Lindholm, Johan, ‘Editorial: When Sports Is the Most Important Utterly Non-Important Thing in the World’ (2020) 20(1) The International Sports Law Journal 1–2
Abstract: It will take considerable time before it is possible to fully gauge the impact of Covid-19 on sports, but it is possible to see some possible and significant consequences and related legal issues that will follow in the wake of the virus. As often, most of these are related to the commercial aspects of sports and there are both short- and more long-term issues.

McCarthy, Claudine, ‘Campus Partnerships Play Valuable Role in Managing Legal Ramifications of Tough Decisions Tied to Pandemic’ (2020) 17(6) College Athletics and the Law 12
Abstract: College athletics administrators have long known the importance of considering the legal implications of the decisions they make as part of their daily work. But now those legal considerations have increased in scope and complexity due to a completely changed environment.

Pryor, Gregor, ‘Music in the Metaverse’ (2022) 34(2) Intellectual Property & Technology Law Journal 15–19
Abstract: The article reports on the innovations by music industry players, particularly performing artists, in the delivery of live music performances due to challenges posed by the COVID-19 epidemic, including online streaming and the use of the metaverse. Also cited are the benefits of metaverse as a live music platform like the ability to interact with the audience in real time and the possibility of using an avatar or other visual representation of an artist.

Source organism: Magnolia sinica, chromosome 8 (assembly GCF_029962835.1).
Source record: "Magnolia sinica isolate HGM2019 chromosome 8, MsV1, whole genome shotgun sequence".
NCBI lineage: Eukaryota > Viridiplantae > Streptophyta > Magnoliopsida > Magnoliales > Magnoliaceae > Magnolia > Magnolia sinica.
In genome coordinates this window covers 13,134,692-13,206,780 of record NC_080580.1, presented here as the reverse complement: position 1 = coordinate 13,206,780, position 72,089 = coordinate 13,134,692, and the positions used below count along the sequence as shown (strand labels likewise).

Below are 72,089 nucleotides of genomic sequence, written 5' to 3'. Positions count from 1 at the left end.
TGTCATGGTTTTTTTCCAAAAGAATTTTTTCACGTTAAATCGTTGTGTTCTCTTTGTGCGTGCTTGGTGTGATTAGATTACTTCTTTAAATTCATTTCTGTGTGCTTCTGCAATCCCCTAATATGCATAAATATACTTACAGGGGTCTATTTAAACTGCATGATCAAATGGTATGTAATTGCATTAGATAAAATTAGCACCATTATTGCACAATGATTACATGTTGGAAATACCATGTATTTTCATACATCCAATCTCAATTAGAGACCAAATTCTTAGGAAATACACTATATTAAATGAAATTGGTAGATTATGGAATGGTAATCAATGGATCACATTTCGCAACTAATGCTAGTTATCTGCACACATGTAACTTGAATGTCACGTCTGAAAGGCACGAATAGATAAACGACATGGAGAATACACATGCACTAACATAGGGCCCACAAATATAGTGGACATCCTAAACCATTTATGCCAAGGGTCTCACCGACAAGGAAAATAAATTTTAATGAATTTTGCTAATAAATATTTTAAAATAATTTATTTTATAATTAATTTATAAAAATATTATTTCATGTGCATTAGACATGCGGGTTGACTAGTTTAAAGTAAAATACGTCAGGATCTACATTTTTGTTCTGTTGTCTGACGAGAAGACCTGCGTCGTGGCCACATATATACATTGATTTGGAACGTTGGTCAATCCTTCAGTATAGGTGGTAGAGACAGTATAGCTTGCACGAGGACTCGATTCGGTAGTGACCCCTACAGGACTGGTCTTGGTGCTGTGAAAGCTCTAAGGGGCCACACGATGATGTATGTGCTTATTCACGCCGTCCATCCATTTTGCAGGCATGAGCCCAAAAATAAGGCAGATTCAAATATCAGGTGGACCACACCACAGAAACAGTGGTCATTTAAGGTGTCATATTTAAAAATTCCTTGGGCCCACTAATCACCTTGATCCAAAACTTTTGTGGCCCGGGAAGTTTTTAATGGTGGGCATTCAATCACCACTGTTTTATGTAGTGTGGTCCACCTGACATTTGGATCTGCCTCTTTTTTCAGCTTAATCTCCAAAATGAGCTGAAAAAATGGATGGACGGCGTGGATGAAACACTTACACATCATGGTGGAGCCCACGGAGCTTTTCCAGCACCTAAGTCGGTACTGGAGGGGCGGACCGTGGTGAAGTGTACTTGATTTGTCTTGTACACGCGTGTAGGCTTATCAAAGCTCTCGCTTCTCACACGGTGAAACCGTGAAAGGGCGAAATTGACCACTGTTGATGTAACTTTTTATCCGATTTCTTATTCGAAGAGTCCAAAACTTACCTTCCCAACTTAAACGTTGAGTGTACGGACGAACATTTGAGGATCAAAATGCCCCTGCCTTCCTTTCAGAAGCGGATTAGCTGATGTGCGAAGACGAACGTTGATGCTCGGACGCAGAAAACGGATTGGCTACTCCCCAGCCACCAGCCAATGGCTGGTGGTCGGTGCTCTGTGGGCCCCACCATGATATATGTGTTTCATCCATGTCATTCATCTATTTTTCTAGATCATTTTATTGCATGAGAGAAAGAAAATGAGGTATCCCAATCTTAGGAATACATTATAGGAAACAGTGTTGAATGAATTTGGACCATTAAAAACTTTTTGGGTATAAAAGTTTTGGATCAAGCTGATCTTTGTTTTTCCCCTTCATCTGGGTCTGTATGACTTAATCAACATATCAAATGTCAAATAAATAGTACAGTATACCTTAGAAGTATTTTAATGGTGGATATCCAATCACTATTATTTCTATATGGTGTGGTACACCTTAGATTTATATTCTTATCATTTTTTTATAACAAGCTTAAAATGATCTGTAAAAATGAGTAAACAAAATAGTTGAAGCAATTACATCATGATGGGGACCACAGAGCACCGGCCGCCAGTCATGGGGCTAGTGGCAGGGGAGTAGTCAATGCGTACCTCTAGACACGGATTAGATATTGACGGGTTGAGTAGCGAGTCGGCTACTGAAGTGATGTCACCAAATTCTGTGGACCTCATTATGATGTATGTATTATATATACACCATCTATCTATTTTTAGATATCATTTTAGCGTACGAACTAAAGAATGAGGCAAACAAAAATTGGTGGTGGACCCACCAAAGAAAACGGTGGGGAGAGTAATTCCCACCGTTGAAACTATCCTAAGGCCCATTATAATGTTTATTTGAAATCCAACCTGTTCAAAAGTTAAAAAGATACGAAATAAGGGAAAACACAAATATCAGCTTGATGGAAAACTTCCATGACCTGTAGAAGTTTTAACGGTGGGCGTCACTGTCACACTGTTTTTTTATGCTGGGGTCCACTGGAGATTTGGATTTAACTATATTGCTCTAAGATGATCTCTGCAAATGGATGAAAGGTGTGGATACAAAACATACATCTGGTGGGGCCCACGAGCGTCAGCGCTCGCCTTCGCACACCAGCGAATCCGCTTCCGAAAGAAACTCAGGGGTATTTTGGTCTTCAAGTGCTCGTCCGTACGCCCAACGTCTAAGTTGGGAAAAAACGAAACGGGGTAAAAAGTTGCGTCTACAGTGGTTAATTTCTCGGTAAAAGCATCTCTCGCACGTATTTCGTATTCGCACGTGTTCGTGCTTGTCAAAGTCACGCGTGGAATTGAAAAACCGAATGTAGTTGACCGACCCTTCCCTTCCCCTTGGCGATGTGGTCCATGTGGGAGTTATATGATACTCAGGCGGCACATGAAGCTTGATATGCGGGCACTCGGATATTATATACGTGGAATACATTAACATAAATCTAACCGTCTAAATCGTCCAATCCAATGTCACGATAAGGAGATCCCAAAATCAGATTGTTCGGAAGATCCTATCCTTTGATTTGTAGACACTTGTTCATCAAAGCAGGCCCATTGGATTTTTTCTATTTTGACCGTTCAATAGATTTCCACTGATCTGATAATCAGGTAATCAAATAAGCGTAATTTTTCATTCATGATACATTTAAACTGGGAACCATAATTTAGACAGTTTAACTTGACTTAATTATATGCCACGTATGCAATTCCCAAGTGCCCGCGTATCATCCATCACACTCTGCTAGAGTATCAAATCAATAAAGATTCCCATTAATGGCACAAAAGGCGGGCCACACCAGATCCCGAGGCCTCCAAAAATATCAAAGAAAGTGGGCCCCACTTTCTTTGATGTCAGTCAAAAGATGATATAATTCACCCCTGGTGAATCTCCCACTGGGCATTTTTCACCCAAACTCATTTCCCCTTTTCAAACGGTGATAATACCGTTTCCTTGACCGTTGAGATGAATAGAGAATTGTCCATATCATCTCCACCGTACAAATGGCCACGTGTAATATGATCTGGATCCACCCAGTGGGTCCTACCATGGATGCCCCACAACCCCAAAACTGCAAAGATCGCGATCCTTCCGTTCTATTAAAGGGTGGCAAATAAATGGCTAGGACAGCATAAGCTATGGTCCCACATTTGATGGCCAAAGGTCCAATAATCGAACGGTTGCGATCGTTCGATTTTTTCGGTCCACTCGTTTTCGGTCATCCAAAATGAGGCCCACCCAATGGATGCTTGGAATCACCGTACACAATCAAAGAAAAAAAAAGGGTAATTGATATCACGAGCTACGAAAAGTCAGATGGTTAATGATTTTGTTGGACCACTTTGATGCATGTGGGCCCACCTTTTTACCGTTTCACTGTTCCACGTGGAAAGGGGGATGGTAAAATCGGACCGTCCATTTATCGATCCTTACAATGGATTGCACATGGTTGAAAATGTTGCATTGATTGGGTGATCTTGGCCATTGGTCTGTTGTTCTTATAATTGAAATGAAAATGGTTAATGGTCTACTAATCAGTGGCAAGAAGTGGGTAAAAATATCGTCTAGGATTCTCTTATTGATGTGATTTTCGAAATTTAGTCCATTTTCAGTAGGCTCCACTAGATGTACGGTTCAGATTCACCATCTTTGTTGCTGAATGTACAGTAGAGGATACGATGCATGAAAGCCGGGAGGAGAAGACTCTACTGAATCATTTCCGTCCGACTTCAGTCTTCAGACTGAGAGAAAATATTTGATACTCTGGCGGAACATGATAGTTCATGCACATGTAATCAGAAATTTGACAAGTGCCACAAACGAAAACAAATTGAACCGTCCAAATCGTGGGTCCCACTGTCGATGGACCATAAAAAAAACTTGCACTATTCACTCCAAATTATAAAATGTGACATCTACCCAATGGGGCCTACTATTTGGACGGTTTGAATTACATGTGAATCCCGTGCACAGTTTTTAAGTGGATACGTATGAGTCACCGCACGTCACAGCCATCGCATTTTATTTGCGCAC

Reade, J James and Carl Singleton (eds), ‘European Football After COVID-19’ in A New World Post COVID-19: Lessons for Business, the Finance Industry and Policy Makers (Ca’ Foscari University Press, 2020) 349–358
Abstract: The European football industry has suffered an unprecedented shock from COVID-19. In this chapter, we reflect on how the sport’s administrators responded to the initial outbreaks and what lessons can be learned. We also look ahead to what football in the post-COVID-19 era could look like. We conclude that this largely depends on the decisions now facing the sport’s administrators and the powerful owners of the biggest football clubs: will they prioritise football as the inclusive and diverse game, at the heart of local communities? Or will their intrinsic financial interests dominate?

Rubí-Puig, Antoni, ‘Coronavirus’ Impact on Broadcasting Rights for the Spanish Professional Football League’ in Ewoud et al Hondius (ed), Coronavirus and the Law in Europe (Intersentia, 2020)
Abstract: The spread of SARS-CoV-2 and the measures adopted by public authorities to prevent health risks posed by COVID-19 led organizers of sport events worldwide to cancel all ongoing competitions. The Spanish Professional Football League or ‘La Liga’ was suspended for almost three months, and pending matches for the 2019-2020 season have now resumed with a new and tight calendar. Such unexpected changes in the championship have undoubtedly diminished the value of La Liga broadcasting rights and have generated losses to their national and international holders. This contribution discusses the application of Spanish contract law to identify any possible claims that broadcasters could have to seek some relief. On close inspection, it is unlikely that broadcasters could enjoy any remedies to claim damages, to terminate their payment obligations or to adjust their contracts with La Liga’s organizer. However, due to the particularities of the football broadcasting market, voluntary renegotiation of contracts is expected to occur.